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Anti-SLAPPs and the Economic Crime and Corporate Transparency Act: What’s next?

Wherever there is someone raising their voice in the public interest, there’s a risk of strategic lawsuits against public participation (SLAPPs) from powerful individuals. SLAPPS are a tactic typically used by the wealthy elite to intimidate critics into silence and conversely tend to lack legal merit. They rarely make it to court – but that’s not the motivation behind those using them. There’s a monumental cost financially as well as in time and energy, and especially in cases where its an individual (rather than an organisation) that has to pay for their own legal defence. As a result SLAPPs threaten the right to speak out and speak up – and are a significant threat to democracy. 

SLAPPs don’t only prevent free speech, but also attempt to shield wrongdoing from proper scrutiny and whistleblowers are in a particularly vulnerable situation. Not only can SLAPPs restrict the ability of journalists to report on information shared by whistleblowers, but whistleblowers can also face SLAPPs themselves, threatening them into silence. This is catastrophic for accountability. The UK is a leading source of SLAPPs, with almost as many cases as the US and EU put together. 

This is why the newly introduced Economic Crime and Corporate Transparency Act (ECCT) has been highly anticipated. It includes the first anti-SLAPPs legislation in the UK and gives powers to judges to strike out SLAPP claims involving economic crime.  

The ECCT has also created the criminal offence of ‘failure to prevent fraud’ for large organisations, and updated the law so that businesses can be found criminally liable for fraud carried out by senior management. 

How does this affect whistleblowers?  

The ECCT is likely to have an impact on whistleblowers working within the financial sector. Whistleblowers, like journalists and activists, are typically at a higher risk of receiving SLAPPs due to their role as public watchdogs. Whistleblowers are the eyes and ears of organisations, so are often in the best position to detect and prevent economic crime. As such, the anti-SLAPPs measures introduced in ECCT should encourage whistleblowers to speak up when they witness wrongdoing, without fear of being silenced.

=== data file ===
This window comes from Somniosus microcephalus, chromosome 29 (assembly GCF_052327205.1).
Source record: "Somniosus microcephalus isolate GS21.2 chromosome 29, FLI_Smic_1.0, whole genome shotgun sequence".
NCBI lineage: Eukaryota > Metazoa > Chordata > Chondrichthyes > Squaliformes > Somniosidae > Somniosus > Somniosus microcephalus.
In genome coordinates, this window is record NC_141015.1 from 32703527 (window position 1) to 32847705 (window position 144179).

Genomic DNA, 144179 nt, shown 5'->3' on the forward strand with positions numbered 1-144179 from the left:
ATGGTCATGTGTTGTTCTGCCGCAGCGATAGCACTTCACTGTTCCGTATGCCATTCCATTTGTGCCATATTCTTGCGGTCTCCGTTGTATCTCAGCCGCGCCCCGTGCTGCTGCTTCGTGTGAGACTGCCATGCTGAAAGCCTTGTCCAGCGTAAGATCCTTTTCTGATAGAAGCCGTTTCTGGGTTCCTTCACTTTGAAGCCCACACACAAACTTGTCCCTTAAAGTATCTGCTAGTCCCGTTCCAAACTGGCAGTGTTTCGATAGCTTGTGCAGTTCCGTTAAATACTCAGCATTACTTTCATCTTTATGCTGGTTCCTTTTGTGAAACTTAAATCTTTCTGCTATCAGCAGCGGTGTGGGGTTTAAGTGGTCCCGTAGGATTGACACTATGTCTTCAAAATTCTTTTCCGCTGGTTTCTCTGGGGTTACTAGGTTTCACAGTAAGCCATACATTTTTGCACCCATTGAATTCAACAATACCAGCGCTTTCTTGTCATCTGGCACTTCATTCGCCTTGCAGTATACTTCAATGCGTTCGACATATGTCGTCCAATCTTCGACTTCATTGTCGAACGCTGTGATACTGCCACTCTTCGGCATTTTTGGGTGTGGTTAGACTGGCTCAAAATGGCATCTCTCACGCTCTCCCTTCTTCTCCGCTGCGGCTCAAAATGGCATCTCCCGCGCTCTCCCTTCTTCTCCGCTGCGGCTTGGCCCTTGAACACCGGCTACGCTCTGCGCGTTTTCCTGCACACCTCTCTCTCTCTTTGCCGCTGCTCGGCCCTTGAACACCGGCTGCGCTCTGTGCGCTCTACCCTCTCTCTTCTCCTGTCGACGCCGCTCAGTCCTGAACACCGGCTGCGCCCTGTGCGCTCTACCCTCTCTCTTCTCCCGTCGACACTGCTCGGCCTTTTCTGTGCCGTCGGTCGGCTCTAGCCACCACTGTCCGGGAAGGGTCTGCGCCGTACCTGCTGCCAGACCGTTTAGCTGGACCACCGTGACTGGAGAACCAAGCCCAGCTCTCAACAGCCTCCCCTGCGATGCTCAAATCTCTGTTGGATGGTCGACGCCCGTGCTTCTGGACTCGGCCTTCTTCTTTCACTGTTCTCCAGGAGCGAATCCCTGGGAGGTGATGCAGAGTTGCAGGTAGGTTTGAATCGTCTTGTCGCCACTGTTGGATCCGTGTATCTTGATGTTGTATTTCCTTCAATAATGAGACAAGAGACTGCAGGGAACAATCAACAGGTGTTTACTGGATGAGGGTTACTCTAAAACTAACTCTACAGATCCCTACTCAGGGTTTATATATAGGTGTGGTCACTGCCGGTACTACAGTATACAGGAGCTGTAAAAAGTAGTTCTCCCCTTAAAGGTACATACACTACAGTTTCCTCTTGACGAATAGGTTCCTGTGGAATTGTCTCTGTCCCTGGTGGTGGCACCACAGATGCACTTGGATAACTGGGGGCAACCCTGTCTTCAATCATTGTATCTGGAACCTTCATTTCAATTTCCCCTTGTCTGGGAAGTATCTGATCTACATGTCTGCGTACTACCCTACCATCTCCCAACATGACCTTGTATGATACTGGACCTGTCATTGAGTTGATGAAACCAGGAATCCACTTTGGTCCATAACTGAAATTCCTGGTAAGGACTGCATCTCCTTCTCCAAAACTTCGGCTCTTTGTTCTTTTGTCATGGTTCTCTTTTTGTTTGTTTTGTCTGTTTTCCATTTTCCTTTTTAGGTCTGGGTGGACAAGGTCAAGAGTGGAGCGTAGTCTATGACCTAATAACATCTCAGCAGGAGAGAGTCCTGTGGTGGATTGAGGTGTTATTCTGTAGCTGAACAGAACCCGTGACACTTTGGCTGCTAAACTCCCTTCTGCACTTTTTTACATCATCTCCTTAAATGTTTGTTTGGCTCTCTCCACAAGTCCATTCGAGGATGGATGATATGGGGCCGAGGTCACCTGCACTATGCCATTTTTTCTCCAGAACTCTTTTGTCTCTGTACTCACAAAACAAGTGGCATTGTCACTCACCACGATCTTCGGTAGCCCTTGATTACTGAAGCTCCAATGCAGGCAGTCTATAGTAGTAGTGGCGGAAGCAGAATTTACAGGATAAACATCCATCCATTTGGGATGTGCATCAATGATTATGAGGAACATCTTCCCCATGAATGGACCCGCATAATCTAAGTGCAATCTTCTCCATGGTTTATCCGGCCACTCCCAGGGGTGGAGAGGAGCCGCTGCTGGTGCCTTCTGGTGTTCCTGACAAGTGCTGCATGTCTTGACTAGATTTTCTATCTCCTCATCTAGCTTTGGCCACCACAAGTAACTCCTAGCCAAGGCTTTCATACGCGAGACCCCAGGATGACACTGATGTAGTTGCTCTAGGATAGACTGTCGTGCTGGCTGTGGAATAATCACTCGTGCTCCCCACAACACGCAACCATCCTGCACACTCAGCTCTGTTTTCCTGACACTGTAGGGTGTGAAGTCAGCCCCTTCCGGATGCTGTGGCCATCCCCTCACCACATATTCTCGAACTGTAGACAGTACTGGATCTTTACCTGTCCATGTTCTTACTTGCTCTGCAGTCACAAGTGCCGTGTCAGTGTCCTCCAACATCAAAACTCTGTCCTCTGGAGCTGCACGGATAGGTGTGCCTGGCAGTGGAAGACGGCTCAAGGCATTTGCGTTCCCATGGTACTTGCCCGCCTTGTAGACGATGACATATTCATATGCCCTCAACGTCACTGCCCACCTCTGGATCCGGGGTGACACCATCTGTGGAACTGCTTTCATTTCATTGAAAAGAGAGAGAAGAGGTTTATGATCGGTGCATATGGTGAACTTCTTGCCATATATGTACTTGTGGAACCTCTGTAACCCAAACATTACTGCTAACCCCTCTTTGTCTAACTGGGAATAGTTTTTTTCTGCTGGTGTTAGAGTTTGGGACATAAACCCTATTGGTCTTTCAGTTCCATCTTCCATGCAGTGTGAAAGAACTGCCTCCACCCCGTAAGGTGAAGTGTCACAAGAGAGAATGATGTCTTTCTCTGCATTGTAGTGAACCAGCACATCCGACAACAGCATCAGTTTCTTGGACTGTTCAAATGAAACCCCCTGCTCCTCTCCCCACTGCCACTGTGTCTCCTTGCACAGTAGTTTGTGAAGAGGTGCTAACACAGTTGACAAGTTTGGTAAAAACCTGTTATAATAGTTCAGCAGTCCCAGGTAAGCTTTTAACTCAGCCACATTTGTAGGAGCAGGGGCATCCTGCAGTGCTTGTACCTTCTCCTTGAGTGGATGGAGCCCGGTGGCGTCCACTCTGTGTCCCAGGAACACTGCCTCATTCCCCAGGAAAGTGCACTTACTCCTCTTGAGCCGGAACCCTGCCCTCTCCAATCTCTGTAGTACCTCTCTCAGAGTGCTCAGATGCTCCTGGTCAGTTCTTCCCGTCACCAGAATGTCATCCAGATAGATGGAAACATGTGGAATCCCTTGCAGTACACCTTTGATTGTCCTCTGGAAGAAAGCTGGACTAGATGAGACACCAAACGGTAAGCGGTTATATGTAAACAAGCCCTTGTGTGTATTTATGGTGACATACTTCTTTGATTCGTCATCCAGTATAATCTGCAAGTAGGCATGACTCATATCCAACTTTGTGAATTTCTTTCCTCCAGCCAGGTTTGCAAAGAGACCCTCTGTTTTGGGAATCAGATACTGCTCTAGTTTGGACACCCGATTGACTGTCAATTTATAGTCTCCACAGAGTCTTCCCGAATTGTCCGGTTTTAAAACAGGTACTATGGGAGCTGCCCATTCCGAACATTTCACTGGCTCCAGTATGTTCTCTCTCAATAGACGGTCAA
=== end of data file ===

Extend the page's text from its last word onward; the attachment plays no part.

The ECCT may mitigate the risk of victimisation for workers who blow the whistle. Its new measures should encourage accountability and scrutiny concerning economic wrongdoing, due to the risk of organisations being found vicariously liable for economic crime. As the Director of the Serious Fraud Office, Nick Ephgrave explains, “…big businesses can no longer turn a blind eye to fraud.” 

As part of the UK Anti-SLAPP coalition, Protect welcomes the ECCT. It’s a good first step but doesn’t go far enough and there needs to be a dedicated law. Firstly, the Act is limited to only preventing SLAPPs regarding economic crime. This gives people in the financial sphere more protection that those in any other industry. Protection against SLAPPs needs to cover all sectors and concerns.  

Let’s imagine an environmental whistleblower had (after all her internal warnings had been ignored) alerted the wider world that her employer was dumping toxic waste in a local river. If she was then to receive a letter from her employer threatening her with a defamation claim if she escalated her concerns any further, she shouldn’t be excluded from protection against SLAPPs simply because her concerns weren’t about economic crime. Rather than waiting for piecemeal legislation and case law to trickle in, SLAPPS need to be acknowledged under its own legislation.  

Whistleblowers are often in a vulnerable position to begin with – you can lose your job, reputation, and claiming for damages at the employment tribunal is a long and complex process. Adding the threat of SLAPPs to a whistleblower’s journey is an unnecessary obstacle. Whistleblowers don’t have easy access to legal advice, or the backing of their employer like journalists may have. In cases where SLAPPs take the form of defamation or libel claims, they often require specialist and expensive lawyers. Because of this, Protect would also like to see whistleblowers who have made protected disclosures under the Public Interest Disclosure Act 1998 have immunity from civil litigation and a public interest defence for criminal proceedings brought against them due to raising concerns. This would ensure whistleblowers are protected against all retaliatory litigation, as SLAPPs aren’t limited to civil defamation claims. 

The ECCT is a stepping stone, not the destination for anti-SLAPPs law, and Protect continues to campaign for SLAPPs protection. 

If you are a whistleblower who has been threatened with litigation due to raising concerns, please get in touch with our Advice Line 

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